Acute arterial thrombosis in the very young
Blood Vessel Prosthesis
Blood Vessel Prosthesis Implantation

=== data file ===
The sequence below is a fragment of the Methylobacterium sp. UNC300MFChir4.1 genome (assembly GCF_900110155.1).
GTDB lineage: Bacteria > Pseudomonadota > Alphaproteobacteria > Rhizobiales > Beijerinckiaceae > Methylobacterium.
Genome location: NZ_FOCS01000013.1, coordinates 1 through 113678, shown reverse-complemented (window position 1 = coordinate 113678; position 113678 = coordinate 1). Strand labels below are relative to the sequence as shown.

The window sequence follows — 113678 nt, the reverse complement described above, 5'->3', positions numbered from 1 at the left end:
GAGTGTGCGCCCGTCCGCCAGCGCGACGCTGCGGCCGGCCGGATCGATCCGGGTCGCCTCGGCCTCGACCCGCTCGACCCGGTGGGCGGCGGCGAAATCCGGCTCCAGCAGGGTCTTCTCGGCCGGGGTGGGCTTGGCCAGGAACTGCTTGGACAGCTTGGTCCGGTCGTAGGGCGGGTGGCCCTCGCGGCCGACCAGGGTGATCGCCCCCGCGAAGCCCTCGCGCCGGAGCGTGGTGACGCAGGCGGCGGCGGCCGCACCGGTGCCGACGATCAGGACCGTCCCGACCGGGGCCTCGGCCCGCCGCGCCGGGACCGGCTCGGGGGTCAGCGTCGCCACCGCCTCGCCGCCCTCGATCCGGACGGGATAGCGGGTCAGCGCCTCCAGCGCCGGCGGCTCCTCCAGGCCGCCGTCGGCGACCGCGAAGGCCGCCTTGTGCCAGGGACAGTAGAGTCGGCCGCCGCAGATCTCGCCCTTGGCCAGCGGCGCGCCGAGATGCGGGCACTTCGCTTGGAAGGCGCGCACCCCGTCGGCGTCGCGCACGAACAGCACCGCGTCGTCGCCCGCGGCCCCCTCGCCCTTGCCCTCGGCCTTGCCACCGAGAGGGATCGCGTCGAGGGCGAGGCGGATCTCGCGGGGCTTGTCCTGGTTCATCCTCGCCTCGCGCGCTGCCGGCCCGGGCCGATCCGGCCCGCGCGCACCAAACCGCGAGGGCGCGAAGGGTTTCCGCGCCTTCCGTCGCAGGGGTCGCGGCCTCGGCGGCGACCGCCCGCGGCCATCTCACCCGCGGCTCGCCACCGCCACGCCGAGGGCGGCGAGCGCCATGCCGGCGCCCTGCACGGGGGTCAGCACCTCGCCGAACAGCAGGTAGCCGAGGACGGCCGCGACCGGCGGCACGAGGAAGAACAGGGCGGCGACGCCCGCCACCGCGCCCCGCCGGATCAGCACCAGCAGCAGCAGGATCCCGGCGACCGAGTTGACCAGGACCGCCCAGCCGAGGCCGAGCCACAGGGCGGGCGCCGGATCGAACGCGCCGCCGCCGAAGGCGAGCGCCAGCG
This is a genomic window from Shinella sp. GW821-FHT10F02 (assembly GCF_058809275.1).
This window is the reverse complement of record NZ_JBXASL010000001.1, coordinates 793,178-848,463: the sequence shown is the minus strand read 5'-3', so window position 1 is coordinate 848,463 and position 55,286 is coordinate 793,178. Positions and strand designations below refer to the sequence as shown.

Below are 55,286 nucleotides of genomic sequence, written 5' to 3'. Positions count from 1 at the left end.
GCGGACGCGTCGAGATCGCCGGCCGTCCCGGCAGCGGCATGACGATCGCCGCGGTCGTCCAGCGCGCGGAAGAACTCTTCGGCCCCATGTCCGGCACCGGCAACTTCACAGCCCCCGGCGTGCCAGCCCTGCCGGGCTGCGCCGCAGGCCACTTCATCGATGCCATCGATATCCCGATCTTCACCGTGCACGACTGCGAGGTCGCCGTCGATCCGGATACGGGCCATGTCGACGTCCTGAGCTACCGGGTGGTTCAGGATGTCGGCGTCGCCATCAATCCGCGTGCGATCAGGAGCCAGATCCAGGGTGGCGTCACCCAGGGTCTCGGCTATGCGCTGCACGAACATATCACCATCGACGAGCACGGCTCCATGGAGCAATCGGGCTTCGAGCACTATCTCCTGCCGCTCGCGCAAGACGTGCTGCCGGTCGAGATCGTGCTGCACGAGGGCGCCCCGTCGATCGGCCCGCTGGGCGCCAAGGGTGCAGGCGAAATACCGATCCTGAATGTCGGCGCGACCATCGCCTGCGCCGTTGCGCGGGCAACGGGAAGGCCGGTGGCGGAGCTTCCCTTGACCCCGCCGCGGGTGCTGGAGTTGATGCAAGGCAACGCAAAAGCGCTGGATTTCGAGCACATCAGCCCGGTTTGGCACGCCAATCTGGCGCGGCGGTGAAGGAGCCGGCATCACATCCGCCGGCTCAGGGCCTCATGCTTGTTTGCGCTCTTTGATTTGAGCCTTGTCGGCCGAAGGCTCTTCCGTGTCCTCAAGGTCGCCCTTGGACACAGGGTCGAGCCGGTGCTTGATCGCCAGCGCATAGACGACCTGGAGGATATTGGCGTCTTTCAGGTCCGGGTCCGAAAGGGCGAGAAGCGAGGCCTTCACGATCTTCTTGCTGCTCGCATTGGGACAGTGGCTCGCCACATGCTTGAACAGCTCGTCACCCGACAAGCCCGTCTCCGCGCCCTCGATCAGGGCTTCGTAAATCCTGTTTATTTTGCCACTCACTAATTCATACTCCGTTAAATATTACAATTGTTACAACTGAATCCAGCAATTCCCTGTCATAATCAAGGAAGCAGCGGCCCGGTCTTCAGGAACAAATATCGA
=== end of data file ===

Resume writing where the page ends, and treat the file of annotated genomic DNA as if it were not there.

The case records of all infants under the age of 6 months who underwent surgery for acute arterial thrombosis between January 1980 and September 1991 were reviewed. Seven infants (nine ischemic limbs) were identified and ranged in age from 5 days to 5 1/2 months (mean 2.4 months); all weighed less than 5 kg (mean 3.9 kg). The cause in each case was iatrogenic. Diagnosis was based on the presence of a cool, mottled extremity associated with the absence of insonated peripheral arterial Doppler signals. Treatment included aortoiliac thrombectomy (n = 2), femoral artery thrombectomy with primary closure (n = 4), femoral artery thrombectomy with autogenous saphenous vein patch (n = 1), and axillary artery thrombectomy with end-to-end anastomosis (n = 1). Palpable pulses were restored in five (56%) of nine limbs and Doppler signals in the remaining limbs. There were no instances of limb loss. Excluding aortoiliac thrombectomy, palpable peripheral pulses were reestablished in only 40% of extremities. Thrombectomy is a safe and simple procedure in even the very youngest of patients with arterial insufficiency, but surgical optimism should be tempered by frequent inability to achieve full and durable success.